Overwrought, crazily ambitious, bracingly acted?
Guilty on all counts, it turns out, for 12, a Russian redo of Sidney Lumet's 1957 bare-bones jury-room drama 12 Angry Men.
Not that I'm complaining. Remakes, even the most accomplished of them, tend to be about as creatively vigorous as a fresh coat of eggshell-white and new beige drapes in the same well-maintained room; no one's ever going to accuse them of being too bold.
12, however, is just the opposite: brazen and unruly and daring, almost to a fault. Even if it never musters the lacerating intensity, the unsettling claustrophobia, of Lumet's original, it scores points for sheer audacity. Moreover, however it's received -- it earned an Oscar nomination for best foreign language film in 2008 -- it's never dull and frequently, ecstatically, entertaining.
In this adaptation, directed by Nikita Mikhalkov, the accused is not a U.S. teenager but a Chechen youth (Apti Magnamaev) on trial for the killing of his adoptive Russian father.
As in the 1957 film, a sole juror (Sergei Makovetsky in the Henry Fonda role) is convinced of the accused's innocence and attempts to sway the opinion of the other 11. Pitted against him for the jury's fragmented soul is a bigoted cab driver (Sergey Garmash), seething under a cloud of hatred and anger. (In a small but pivotal role, director Mikhalkov himself portrays the jury foreman.)
Subtlety, it should be said, is not the film's strong point.
Intact as the skeleton of Reginald Rose's half-century-old screenplay may be, Mikhalkov ratchets the volume -- and the theatrics.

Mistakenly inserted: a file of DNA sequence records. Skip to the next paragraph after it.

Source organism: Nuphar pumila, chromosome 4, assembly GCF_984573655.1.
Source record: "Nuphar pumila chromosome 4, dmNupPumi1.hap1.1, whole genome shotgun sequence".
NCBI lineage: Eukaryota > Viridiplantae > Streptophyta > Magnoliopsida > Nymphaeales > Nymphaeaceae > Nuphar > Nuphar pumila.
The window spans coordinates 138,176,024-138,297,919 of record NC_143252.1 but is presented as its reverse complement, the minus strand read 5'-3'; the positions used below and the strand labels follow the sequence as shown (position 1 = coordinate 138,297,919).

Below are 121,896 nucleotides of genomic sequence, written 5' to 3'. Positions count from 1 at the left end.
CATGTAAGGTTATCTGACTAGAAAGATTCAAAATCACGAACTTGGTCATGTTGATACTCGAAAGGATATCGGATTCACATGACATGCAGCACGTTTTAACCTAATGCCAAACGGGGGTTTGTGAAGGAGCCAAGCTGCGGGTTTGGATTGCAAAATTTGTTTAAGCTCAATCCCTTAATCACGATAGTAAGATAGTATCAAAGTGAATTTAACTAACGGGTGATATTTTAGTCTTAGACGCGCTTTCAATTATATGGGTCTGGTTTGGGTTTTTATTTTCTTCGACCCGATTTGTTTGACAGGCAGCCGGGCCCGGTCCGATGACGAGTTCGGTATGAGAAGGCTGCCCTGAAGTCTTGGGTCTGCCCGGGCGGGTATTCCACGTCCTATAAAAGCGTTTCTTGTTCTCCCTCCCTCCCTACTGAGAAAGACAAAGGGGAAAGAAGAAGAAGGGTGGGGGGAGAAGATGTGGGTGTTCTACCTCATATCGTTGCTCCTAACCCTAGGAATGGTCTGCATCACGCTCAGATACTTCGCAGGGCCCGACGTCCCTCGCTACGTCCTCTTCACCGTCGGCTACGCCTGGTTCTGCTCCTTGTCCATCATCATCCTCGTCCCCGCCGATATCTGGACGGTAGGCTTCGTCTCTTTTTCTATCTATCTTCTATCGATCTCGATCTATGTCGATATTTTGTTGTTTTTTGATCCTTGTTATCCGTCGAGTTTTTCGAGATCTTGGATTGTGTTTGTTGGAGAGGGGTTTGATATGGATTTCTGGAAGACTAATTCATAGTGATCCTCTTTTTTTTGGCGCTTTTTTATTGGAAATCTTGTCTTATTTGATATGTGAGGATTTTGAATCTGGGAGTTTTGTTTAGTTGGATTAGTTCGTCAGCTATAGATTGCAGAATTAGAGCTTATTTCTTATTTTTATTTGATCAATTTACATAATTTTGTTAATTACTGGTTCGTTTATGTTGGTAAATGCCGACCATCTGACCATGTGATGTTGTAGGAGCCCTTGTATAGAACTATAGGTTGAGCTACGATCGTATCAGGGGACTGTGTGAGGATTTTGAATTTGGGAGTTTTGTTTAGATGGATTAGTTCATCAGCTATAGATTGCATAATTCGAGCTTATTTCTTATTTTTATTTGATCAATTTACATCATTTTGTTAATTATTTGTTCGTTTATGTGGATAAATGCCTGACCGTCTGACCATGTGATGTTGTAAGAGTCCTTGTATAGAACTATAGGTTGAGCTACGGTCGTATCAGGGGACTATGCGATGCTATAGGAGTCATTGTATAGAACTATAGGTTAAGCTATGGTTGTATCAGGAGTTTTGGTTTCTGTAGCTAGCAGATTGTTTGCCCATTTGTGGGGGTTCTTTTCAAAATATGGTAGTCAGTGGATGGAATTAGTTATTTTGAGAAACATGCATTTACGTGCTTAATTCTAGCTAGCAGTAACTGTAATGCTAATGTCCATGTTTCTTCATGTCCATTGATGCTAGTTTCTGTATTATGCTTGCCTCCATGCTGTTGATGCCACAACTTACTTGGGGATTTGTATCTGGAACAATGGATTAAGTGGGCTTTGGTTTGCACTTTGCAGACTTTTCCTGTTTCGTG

For one thing, he embellishes his version with personal revelations from each of the jurors, alongside flashbacks to the Chechen war itself.
For another, he jettisons the cramped quarters of Lumet's movie and transplants the deliberations to a disintegrating high school gym obviously meant to mirror Russia's state of decay. The expansive arena affords the actors greater reach in which to manoeuvre, but it also removes the characters from the original's pressure cooker environment.
Then again, Mikhalkov's film -- immersed in post-Soviet Russia and thick with in-your-face symbolism (thus a flittering sparrow unable to escape the gym) -- has much more on its mind than fidelity to Lumet's streamlined potboiler. So much so, in fact, that it's nearly an hour longer than its predecessor, although I nevertheless found it consistently engrossing, fuelled by gripping stories and images, even when the filmmakers drift into monologues and metaphors.
And for those willing to admire and accept 12 on its own terms, the rewards are deep and devastating.
(This film is rated P14-A)
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